While I do not bring a doctors note I am not using a rental ECV but my own personal power wheelchair and I do show them my hearing aids if asked.
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Old 09-11-2004, 10:24 PM   #3 (permalink)
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Re: Special Assistance Pass Tips

Hi I also have osteoarthrithis and degeneration of the spine. I have my own scooter to. I have been to Disney many times before and necer had to show any kind of pass. I do waite in some lines like splash mountain, to a certain point and than they take you in the exit. Is this something new? I will be going to disney in November do you think I should ask for a special pass?
Thank You for the information.
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Old 09-12-2004, 01:03 PM   #4 (permalink)
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Re: Special Assistance Pass Tips

I don't think this is new, but I do think Disney is cutting down on people who abuse it. Couldn't hurt to bring a doctor's note. Even with something as abvious as purple, swollen toes, a cast and a wheelchair (a rented push one mind you-not one from the park) we still were told at one of the rides in tomorrowland that we needed to get a pass.

Dianne
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Old 10-06-2004, 12:51 AM   #5 (permalink)
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Re: Special Assistance Pass Tips

If you have a wheelchair or scooter, you don't need to get a Guest Assistance Card to use the accessible entrance; seeing your wheelchair or scooter tells the cast member you need to use it. The Guest Assistance Cards are basically a way to let cast members know what assistance is needed by people who have invisible disabilities. Some may have a wheelchair or scooter, but also have invisible disabilties (as TalkingHands mentioned).
All of the lines at Animal Kingdom and the Studio are Mainstream lines, which means that the line is wide enough to be wheelchair accessible and doesn't have obstacles, like stairs. This cuts down on people "cheating" when they don't really need a wheelchair. Since, in most cases, wheelchair users are waiting in line with everyone else, there is little incentive to rent a wheelchair unless you actually need one. in fact,sometimes people with wheelchairs actually wait longer because of fire and evacuation rules about how many people with special needs can be on one ride at a time.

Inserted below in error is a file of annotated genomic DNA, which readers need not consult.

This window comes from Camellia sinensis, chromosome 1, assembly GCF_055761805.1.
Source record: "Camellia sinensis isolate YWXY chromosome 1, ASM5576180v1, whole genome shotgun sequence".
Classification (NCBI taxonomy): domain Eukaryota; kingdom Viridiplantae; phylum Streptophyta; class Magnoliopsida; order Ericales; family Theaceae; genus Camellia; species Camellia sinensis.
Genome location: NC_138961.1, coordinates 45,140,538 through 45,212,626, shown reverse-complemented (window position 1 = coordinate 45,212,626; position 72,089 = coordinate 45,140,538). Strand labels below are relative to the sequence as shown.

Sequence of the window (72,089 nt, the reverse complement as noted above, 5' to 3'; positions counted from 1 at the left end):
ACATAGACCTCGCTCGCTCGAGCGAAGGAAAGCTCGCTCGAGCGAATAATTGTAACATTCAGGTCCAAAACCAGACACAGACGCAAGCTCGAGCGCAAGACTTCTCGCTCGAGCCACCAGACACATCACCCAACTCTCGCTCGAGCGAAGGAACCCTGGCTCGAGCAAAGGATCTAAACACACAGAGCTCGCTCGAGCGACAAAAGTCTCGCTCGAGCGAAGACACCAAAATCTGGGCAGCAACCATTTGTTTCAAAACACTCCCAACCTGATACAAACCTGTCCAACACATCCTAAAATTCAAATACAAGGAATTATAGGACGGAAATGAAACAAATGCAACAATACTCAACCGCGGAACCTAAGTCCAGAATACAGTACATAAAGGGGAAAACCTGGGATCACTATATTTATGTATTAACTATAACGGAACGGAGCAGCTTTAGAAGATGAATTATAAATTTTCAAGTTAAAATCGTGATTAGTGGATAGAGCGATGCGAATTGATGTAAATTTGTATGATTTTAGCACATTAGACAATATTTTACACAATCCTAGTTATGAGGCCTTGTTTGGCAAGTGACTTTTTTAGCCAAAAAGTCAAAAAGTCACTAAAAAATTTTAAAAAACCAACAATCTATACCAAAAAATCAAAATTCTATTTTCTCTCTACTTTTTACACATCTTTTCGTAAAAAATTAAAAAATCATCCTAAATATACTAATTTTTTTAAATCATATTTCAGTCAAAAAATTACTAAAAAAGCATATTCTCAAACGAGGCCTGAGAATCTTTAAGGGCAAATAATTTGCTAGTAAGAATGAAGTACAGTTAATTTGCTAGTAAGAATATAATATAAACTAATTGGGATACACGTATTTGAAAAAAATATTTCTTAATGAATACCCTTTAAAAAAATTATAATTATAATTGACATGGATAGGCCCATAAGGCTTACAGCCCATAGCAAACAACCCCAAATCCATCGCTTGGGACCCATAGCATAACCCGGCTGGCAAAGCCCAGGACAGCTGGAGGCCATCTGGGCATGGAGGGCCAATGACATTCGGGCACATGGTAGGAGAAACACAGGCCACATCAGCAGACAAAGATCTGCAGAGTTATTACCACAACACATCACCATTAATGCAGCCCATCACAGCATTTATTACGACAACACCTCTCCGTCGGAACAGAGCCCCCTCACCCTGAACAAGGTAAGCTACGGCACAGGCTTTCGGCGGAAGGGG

Because Magic Kingdom and Epcot are older, some of the lines were not able to be totally wheelchair accessible, so those few rides have a separate wheelchair entrance. As rides have been renovated, new ones added or fastpass added, they have been made accessible, if possible.
For some rides/attractions, the only wheelchair accessible line is the faspass line. People with wheelchair, scooters, canes, crutches, etc will be directed to the Fastpass line for those attractions without having a Guest Assistance Card. This sometimes causes confusion though. Because people went in thru the Fastpass line for some rides, they may try to enter the Fastpass line at rides that have Mainstream Access. When they are told they need a Guest Assistance Card or Fastpass to use <font color="green">that </font> entrance, they assume it means they need a Guest Assistance Card to use the wheelchair accessible entrance.
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Old 12-19-2004, 12:52 AM   #6 (permalink)
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Re: Special Assistance Pass Tips

We just returned from WDW on 12-14. Both of my children have autism. My DS is severley afficted. We took a doctor's note. We had no problems obtaining or using the GAC. All of the cast members were extemely heplful and friendly. If necessary, share the info on the GAC with castmembers in sit down restaurants. The CM's were very helpful with finding out of the way seating for us (my DS can be very disruptful).
The thing with the GAC is to be sure that you absolutely need it so that you are not ashamed to use it. We could not do WDW without it, so I thank heavens that it exists.
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Old 06-26-2005, 05:48 PM   #7 (permalink)
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Re: Special Assistance Pass Tips